A tax loophole helps Bitcoin holders save tons of money by avoiding federal taxes

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The crypto market is down 46% from its all-time high in May, but savvy investors are celebrating the drop in prices.

Because the IRS classifies digital currencies like Bitcoin as property, losses on crypto holdings are treated very differently than losses on stocks and mutual funds, according to Tyrone Ross, CEO of Onramp Invest. Wash-sale rules do not apply to crypto tokens, which means that you can sell your Bitcoin and buy it back immediately, whereas with a stock you would have to wait 30 days to buy it back.

This nuance in the tax code is absolutely huge for crypto holders in the US

For one, it paves the way for tax losses.

“One thing savvy investors do is sell at a loss and buy back Bitcoin at a lower price,” said Shehan Chandrasekera, CPA and head of tax strategy at crypto tax software company CoinTracker.io. “You want to look as poor as possible.”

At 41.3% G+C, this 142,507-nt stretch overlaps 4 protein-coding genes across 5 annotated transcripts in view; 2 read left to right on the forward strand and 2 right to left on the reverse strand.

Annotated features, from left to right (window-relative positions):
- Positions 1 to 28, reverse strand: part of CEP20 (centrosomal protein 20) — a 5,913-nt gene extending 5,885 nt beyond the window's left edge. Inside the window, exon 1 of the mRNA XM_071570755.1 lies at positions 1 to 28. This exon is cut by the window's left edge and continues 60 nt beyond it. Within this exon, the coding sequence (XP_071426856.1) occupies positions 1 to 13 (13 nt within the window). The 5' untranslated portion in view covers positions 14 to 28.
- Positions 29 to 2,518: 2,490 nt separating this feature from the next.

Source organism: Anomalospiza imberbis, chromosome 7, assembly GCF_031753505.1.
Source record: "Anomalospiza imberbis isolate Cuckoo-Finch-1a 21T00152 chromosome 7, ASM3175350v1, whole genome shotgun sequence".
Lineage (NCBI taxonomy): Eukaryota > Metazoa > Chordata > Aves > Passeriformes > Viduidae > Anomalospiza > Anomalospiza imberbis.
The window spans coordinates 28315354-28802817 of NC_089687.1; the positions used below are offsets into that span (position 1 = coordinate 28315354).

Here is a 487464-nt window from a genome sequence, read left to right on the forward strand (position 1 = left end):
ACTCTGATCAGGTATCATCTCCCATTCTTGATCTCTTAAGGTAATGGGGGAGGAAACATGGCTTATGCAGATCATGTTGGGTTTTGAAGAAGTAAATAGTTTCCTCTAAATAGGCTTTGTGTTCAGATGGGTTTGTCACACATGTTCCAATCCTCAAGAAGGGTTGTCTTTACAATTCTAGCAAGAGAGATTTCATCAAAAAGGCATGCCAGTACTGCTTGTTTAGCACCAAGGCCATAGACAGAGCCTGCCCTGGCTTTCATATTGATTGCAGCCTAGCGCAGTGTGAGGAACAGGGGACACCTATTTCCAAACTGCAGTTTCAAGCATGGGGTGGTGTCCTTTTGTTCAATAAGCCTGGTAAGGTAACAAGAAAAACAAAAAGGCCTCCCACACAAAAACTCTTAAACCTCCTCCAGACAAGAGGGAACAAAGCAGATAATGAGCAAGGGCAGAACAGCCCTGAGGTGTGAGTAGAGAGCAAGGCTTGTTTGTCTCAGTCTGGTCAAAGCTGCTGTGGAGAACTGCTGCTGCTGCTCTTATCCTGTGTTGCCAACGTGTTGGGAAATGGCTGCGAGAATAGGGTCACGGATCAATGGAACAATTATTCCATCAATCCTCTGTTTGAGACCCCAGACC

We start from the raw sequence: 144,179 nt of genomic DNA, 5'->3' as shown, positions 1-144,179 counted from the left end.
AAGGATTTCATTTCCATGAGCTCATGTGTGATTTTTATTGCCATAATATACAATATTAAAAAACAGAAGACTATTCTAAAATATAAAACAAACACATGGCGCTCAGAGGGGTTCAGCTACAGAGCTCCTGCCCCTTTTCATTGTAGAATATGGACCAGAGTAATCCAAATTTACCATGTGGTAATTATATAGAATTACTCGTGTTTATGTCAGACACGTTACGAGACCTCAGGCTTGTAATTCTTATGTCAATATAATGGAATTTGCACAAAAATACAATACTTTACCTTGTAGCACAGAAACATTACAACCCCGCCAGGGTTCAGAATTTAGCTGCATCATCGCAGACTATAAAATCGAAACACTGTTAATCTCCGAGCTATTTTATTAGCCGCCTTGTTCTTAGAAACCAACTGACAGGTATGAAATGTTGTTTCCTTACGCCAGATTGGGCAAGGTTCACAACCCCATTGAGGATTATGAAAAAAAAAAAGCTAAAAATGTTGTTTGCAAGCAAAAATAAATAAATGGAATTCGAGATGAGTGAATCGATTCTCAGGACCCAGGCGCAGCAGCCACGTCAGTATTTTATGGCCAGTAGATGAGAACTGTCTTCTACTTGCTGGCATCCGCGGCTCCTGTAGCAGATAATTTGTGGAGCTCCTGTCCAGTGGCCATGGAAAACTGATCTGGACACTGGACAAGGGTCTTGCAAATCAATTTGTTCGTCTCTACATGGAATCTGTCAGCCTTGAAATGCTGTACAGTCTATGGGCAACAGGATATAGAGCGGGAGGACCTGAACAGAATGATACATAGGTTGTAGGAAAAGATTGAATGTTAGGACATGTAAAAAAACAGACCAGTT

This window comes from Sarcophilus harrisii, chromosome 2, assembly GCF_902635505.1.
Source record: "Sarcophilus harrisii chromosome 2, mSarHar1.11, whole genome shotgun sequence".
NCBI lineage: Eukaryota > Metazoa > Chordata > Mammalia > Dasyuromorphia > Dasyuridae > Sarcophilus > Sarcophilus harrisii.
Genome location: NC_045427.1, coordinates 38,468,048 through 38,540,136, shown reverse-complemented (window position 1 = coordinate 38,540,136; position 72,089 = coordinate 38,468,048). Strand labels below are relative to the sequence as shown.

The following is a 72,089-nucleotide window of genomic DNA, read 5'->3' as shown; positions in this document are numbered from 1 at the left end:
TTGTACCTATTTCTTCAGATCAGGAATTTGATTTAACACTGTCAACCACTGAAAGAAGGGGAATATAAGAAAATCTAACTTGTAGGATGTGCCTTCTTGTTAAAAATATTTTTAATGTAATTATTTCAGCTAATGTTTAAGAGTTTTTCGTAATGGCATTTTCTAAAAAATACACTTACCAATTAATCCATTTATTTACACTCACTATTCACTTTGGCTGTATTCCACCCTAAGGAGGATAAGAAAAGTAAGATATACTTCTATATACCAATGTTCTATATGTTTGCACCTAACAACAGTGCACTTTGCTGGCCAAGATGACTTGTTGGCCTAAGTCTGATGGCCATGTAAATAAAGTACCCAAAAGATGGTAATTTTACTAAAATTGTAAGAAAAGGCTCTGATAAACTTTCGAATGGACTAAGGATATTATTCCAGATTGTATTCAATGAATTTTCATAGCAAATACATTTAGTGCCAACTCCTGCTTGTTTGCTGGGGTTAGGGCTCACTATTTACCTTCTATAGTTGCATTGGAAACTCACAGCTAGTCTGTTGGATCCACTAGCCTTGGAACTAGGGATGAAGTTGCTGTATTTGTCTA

The more losses you can make, the better it is for investors in the long run.

“You can reap an unlimited number of losses and carry them forward into an unlimited number of tax years,” added Chandrasekera.

Since the wash sale rule does not apply, investors can reap their crypto losses more aggressively than with stocks because there is no burned-in waiting time.

“I see people doing this every month, every week, every quarter depending on their ability,” he said. “You can collect so many of these casualties.”

By accumulating these losses, investors ultimately offset their future profits.

If a person wants to liquidate their crypto stake, they can use these accumulated losses to lower their debt with the IRS through capital gains tax.

Buying back the cryptos quickly is another important part of the equation. With the right timing, buying the dip will allow investors to resume driving when the price of the digital coin recovers.

Let’s say a taxpayer buys a bitcoin for $ 10,000 and sells it for $ 50,000. That person would face taxable capital gains of $ 40,000. But if the same taxpayer had previously incurred $ 40,000 in losses from previous crypto transactions, they could offset the tax they owe.

According to Chandrasekera, this is a strategy that is resonating with CoinTracker users.

However, he points out that thorough accounting is essential.

“Without detailed records of your transaction and cost base, there is no evidence of your calculations to the IRS,” he warned.

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